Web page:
In this respect the parallels with the wider political context of the medieval Lusignan kingdom of Cyprus are remarkable. The kingdom of Cyprus was itself a product of the Third Crusade that set out from Western Europe to reconquer Jerusalem, that had fallen to the Saracens under the leadership of Saladin. One of its leaders, King Richard I of England, conquered Cyprus in the summer of 1191 on his way to the Holy Land from Isaac Komnenos, a Byzantine rebel who in 1184 had proclaimed himself emperor, and then sold it, firstly to the Templars and then when they returned it to King Guy de Lusignan, the dispossessed king of Jerusalem. Guy founded a dynasty that would rule Cyprus for over three hundred years. During this period, as well as during the one hundred years of Venetian dominion that followed it, Cyprus was likewise a strategic asset in the long drawn out conflict between Western Christendom and Islam. Pope John XXII (1316-1334) described it as being located ‘on the confines of the Hagarene nation’, while one century later the Cypriot chronicler Leontios Makhairas depicted it, with a touch of melancholy, as ‘an orphaned realm’ placed between Turks and Saracens. In the early fourteenth century as in the late twentieth Cyprus was a borderland but also a meeting place, not simply between rival political blocs but also between different cultures.

This is brought out very skilfully in the book. The romance blossoming in the early fourteenth century is between the Frank Nicholas and the Greek Lois. In a similar vein, the romance maturing in post-1974 Cyprus is between the Greek Michael Costa and the Englishwoman Lucy Hernandez. Political upheavals and personal tragedies impact on the lives of ordinary people, and the heroes and heroines of this story are no exception. Nicholas is the adoptive son of the fief-holder Ramon of Provence, for his own father, a bosom friend of Ramon, was killed in warfare. Lois, who loves him loses both her parents to the bloody flux and so is raised by her maternal grandfather George Contostephanos. Michael Costa likewise becomes an orphan, raised by his own grandfather after his parents are killed during the Turkish invasion. The tragedies scarring their lives reflect the greater tragedies and upheavals scarring Cyprus. Yet they find love and emotional fulfilment in the end, and so the book ends on a note not of depression, but of optimism, underpinned by a conviction that even the most fearsome odds can be overcome. On a final note I cannot refrain from remarking that Lina Ellina, besides producing a gripping and suspense filled story, has placed it in its wider historical context(s) in a truly masterly fashion, in the details as well as in general. Having recently written a paper on the production and export of soap in medieval Cyprus I was touched to see that Nicholas and Lois at the end of the story engage themselves in exactly the same enterprise to make a living. Readers of this book will find that the melding of romance and history herein is a very felicitous one.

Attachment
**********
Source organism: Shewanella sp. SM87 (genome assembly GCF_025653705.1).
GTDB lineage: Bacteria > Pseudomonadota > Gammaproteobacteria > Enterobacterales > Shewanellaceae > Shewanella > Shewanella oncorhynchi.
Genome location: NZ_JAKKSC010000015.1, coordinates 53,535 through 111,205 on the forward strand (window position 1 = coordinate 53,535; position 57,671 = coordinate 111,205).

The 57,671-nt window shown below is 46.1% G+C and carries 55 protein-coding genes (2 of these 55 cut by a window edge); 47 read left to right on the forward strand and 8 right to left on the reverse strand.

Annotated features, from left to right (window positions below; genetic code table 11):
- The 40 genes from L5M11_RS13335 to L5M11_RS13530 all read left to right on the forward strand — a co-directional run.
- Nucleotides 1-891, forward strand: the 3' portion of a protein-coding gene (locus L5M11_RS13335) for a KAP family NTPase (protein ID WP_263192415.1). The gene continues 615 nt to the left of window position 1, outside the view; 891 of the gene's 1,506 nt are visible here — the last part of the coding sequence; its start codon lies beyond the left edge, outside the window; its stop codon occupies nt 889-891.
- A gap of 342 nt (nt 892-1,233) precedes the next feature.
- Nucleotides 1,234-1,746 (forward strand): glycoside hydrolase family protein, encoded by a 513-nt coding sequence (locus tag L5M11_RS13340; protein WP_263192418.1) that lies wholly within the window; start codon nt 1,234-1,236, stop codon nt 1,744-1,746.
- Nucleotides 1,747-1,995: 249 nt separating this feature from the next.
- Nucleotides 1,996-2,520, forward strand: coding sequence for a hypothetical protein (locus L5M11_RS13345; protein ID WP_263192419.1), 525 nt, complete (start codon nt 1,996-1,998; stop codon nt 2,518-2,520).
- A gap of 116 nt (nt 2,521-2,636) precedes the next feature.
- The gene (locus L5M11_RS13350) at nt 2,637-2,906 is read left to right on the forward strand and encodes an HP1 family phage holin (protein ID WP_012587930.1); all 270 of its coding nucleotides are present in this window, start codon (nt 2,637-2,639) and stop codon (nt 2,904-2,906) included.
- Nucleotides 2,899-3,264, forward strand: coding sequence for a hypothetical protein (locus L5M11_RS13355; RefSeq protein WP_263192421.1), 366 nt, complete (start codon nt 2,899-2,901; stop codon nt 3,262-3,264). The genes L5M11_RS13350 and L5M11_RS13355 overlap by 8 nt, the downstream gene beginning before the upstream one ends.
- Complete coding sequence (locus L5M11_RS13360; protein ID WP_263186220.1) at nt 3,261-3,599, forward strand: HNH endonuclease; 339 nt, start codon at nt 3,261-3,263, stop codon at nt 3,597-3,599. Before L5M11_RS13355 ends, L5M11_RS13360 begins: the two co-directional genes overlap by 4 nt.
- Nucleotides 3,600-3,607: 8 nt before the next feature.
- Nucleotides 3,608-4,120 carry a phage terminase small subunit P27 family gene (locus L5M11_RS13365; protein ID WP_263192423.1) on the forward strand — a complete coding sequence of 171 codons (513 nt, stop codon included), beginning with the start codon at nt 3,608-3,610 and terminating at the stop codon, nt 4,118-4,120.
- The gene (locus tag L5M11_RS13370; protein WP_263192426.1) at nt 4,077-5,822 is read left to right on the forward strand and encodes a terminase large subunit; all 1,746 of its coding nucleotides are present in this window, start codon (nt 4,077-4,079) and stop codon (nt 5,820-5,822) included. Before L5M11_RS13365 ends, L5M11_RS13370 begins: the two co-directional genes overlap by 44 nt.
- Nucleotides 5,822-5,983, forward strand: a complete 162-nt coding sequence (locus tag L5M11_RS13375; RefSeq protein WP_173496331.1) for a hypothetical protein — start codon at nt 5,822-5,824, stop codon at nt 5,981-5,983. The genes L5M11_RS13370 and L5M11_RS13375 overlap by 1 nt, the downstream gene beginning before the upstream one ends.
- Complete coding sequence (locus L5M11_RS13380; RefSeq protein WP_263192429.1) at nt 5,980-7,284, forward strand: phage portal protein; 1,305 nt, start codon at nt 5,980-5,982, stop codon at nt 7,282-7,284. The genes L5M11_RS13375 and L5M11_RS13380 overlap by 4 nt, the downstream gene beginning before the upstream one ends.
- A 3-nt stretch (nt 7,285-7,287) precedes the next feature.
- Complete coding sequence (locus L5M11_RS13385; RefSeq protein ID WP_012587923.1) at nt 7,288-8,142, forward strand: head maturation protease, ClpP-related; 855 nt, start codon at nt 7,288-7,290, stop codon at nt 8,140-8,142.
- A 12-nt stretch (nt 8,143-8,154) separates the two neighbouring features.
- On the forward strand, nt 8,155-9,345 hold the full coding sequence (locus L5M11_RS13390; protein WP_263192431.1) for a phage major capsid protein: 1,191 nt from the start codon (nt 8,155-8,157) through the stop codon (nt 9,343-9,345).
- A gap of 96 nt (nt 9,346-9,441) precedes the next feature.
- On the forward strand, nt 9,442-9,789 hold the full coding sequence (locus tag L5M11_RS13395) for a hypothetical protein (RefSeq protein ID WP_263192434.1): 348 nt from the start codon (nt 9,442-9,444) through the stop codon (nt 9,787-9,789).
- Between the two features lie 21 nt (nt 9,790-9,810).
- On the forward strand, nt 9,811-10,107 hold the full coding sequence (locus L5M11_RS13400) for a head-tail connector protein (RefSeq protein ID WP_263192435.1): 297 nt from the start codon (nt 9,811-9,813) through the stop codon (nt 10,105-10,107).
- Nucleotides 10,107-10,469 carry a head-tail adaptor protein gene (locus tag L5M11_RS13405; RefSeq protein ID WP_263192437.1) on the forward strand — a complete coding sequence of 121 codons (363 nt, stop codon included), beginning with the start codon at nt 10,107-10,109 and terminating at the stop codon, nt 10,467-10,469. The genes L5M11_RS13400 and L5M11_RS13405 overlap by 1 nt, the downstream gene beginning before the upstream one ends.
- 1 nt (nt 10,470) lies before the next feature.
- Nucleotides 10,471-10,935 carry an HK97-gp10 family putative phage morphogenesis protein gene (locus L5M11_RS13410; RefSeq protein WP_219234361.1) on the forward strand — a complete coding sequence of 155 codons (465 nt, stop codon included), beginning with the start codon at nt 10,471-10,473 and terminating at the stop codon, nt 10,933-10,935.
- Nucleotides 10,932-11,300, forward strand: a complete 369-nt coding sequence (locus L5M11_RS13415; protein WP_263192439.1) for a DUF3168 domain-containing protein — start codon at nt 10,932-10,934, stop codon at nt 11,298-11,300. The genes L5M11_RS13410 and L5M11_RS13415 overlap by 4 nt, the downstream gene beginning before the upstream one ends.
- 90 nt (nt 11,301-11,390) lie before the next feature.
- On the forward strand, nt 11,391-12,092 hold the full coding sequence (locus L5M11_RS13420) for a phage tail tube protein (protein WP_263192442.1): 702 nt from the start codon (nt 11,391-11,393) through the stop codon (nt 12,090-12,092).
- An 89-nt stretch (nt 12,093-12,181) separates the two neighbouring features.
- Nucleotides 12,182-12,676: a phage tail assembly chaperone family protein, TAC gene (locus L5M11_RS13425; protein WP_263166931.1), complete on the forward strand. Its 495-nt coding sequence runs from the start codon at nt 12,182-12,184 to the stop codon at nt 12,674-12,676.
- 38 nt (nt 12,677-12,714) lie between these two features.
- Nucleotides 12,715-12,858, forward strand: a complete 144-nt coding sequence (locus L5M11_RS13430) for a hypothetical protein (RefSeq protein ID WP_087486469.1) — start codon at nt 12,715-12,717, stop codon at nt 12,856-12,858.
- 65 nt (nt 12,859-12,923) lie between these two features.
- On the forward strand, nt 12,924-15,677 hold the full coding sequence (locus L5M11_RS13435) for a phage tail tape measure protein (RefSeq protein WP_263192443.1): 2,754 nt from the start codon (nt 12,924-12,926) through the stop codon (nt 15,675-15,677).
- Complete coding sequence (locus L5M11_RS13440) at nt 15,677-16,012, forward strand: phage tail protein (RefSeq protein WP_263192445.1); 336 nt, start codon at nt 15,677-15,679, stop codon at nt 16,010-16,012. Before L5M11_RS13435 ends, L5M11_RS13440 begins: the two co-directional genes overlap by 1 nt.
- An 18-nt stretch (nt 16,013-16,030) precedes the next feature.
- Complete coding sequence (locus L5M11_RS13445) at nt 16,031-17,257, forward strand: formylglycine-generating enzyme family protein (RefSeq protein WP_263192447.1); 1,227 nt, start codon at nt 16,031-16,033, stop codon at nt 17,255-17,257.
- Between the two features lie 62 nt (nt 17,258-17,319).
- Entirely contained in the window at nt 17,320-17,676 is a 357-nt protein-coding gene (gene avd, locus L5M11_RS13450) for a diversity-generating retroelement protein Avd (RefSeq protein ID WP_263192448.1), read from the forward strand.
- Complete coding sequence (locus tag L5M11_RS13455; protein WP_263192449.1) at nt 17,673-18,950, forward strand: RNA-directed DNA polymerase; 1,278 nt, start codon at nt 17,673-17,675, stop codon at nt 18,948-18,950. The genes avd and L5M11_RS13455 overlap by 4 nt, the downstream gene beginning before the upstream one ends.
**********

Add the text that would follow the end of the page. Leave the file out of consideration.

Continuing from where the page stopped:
The Prophecy And The Templar Scroll

By Lina Ellina, author of

 

The English Scholar’s Ring has been LISTED for the EUROPEAN BOOK PRIZE 2016

 

and

The Venetian

a novel also LISTED FOR THE EUROPEAN BOOK PRIZE 2012

thevenetian-front